I, like most Yale undergrads have or will, turned 21 my junior year. Newly legal, I entered the world of wine with little knowledge other than the fact that I like it and felt classy while drinking it. But this summer, I received an eye-opening education interning for Bottlenotes, the leading digital media company in the wine industry. Not that Franzia shouldn’t have its place in the world (I can list a number of enjoyable Yale evenings in which Franzia played a crucial role), but if I’ve learned anything in the past five months, it’s that good wine is truly an experience to be savored, and probably not the most efficient refreshment of choice in your Toad’s pregame. As is true with art, literature and music, understanding and appreciating wine is a lifelong journey, both rooted in a grand historic and cultural tradition and living today as a vibrant and dynamic global industry.

Let’s start out and state the obvious: Wine comes from grapes. In fact, the vast majority of wine comes from a single species of grape, called Vitis vinifera. Vitis vinifera is the only species of wine grape indigenous to Europe, and most of the recognizable grape varieties — cabernet sauvignon, chardonnay, pinot noir — all stem from this one species. Scientists predict that around 5,000 truly unique wine grape varieties exist, but only 150 or so significantly contribute to wine production. You can think of wine grape varieties like dogs. While all our canine companions may technically be the same species, Handsome Dan is going to look and act a whole lot differently than Lassie. Similarly, you’re never going to confuse a glass of pinot grigio with a glass of merlot.

While the grape variety may be the most important indication of how a wine will taste, many other factors come into play before the fruit gets to the bottle. Wine may come from grapes, but these grapes also come from a place. Oenophiles use the French term “terroir,” which literally means “land,” but in truth encompasses a lot more than the English translation provides. The concept of terroir speaks to the collective effect of a vineyard’s soil, elevation, slope, climate, orientation to the sun, etc., on the grapes that are grown there, and the wine that is subsequently produced. A great wine typically will be a great reflection of its terroir.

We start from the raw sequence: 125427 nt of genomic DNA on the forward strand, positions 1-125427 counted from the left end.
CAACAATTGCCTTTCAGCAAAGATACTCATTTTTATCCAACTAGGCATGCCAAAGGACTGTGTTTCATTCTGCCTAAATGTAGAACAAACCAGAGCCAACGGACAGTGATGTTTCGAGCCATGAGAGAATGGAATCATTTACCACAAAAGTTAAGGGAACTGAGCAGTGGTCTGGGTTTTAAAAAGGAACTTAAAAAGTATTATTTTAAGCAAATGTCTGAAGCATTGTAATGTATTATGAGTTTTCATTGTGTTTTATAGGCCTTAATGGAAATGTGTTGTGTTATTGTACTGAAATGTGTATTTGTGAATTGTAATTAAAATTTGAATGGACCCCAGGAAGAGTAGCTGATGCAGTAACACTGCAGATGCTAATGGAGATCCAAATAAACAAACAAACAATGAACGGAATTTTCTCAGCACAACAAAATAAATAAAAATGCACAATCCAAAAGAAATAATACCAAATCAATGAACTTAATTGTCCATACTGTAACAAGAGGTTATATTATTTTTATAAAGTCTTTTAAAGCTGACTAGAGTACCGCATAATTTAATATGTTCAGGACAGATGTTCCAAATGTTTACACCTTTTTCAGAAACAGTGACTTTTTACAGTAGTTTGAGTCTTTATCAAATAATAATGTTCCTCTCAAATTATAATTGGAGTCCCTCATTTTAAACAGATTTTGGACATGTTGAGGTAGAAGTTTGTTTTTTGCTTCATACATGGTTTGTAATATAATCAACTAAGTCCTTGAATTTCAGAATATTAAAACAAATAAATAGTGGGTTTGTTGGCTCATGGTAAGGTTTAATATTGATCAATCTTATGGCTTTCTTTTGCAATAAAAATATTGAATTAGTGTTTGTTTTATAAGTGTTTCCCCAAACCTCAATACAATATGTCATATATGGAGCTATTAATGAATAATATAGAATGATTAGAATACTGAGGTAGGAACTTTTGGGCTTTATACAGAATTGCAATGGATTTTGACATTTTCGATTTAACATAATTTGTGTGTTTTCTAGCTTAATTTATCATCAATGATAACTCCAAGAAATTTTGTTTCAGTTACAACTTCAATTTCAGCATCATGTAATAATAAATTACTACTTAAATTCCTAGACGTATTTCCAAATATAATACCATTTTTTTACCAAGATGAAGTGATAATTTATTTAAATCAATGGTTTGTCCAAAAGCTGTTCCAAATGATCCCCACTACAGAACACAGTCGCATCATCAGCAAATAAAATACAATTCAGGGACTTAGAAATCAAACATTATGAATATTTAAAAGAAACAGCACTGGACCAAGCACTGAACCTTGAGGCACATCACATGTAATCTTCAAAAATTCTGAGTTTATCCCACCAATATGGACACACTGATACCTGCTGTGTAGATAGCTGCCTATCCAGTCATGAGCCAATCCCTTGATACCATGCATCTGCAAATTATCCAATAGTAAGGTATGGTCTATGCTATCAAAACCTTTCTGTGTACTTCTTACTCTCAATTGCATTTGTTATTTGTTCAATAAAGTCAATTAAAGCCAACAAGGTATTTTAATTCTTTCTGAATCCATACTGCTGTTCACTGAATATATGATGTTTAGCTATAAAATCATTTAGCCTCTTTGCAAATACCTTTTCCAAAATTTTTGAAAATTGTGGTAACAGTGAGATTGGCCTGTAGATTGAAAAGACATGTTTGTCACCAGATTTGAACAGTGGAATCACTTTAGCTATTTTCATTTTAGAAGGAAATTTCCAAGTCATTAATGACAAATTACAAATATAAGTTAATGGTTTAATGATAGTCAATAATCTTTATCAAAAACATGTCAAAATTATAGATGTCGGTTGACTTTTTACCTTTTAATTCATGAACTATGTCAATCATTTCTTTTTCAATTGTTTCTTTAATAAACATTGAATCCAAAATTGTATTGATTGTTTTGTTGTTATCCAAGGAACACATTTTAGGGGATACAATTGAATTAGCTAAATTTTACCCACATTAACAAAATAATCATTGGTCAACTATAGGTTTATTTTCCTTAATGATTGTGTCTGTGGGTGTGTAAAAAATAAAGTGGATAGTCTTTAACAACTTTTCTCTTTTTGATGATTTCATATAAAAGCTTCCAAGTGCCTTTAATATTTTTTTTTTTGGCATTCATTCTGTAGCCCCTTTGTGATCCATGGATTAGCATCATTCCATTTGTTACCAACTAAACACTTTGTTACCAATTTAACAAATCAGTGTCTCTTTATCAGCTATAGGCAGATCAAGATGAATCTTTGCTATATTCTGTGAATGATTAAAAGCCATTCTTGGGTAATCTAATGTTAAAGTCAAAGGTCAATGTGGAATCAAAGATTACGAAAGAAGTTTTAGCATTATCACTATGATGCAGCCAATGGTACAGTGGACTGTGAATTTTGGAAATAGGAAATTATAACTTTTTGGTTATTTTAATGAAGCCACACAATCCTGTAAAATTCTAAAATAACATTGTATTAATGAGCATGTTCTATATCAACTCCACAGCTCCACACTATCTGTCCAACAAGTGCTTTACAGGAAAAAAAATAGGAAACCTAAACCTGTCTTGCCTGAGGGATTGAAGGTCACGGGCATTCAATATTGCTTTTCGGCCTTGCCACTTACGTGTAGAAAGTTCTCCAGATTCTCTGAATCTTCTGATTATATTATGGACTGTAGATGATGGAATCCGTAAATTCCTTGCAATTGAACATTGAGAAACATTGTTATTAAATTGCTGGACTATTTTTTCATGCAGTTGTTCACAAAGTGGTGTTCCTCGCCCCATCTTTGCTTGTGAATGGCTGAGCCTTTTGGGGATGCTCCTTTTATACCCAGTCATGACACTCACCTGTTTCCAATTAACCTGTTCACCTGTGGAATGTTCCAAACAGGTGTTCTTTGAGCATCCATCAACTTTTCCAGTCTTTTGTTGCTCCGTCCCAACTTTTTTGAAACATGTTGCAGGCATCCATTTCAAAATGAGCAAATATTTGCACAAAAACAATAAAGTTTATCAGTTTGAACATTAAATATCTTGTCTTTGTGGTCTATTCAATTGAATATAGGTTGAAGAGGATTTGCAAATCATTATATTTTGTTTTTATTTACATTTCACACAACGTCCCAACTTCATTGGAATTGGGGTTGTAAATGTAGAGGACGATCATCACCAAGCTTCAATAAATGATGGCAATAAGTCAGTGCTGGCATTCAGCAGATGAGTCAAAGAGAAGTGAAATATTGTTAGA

Today, I am going to explore my personal favorite white grape variety, sauvignon blanc. A deliciously refreshing warm-weather sip, sauvignon blanc will make a great toast to summer’s end tomorrow night. Virtually every major wine-producing country in the world grows sauvignon blanc, but I’m going to focus on how this one grape can yield a spectrum of flavors depending on its terroir.

The most classic expression of sauvignon blanc comes from France’s Loire Valley. Beginning on the western coast and spanning nearly half the country’s width, the Loire Valley boasts some of the most diverse and exciting wines in the world. Sauvignon blanc is grown primarily in the Loire’s eastern edge, in appellations such as Sancerre and Pouilly-Fumé. Today, I’m drinking a glass of 2012 sauvignon blanc from the smaller but mighty region Menetou-Salon, produced by Domaine de Bellevue. This Menetou-Salon is quintessential Loire Valley sauvignon blanc. With notes of kiwi, lime and gunflint on the nose, the Menetou-Salon greets the palate with a rush of tropical flavors. The wine delivers a gentle finish with a hint of white flowers.

From the opposite end of the globe, I’m also tasting a sauvignon blanc from Uruguay, one of the world’s newest wine producers. This 2012 made by Bodegas Carrau comes from the Cerro Chapeu region, which sits 1000 feet above sea level among a series of flat hills. If the Menetou-Salon is soft and elegant, then this sauvignon blanc is crisp and zippy. With a bouquet of grapefruit, wet stone and freshly cut grass, this racy herbaceousness carries over to the mouth. Brightly acidic, this sauvignon blanc exits with a crisp, lively finish. As you can see, although they’re both sauvignon blanc, the places these grapes come from, their “terroir,” amount to excitingly different and diverse wines. I look forward to exploring all these details with you over the course of this next year.

Both the Domaine de Bellevue 2012 (Menetou-Salon, France) and the Bodegas Carrau Sauvignon Blanc “Sur Lie” 2012 (Cerro Chapeu, Uruguay) are available for purchase at The Wine Thief (181 Crown St., New Haven).


— Bryce Wiatrak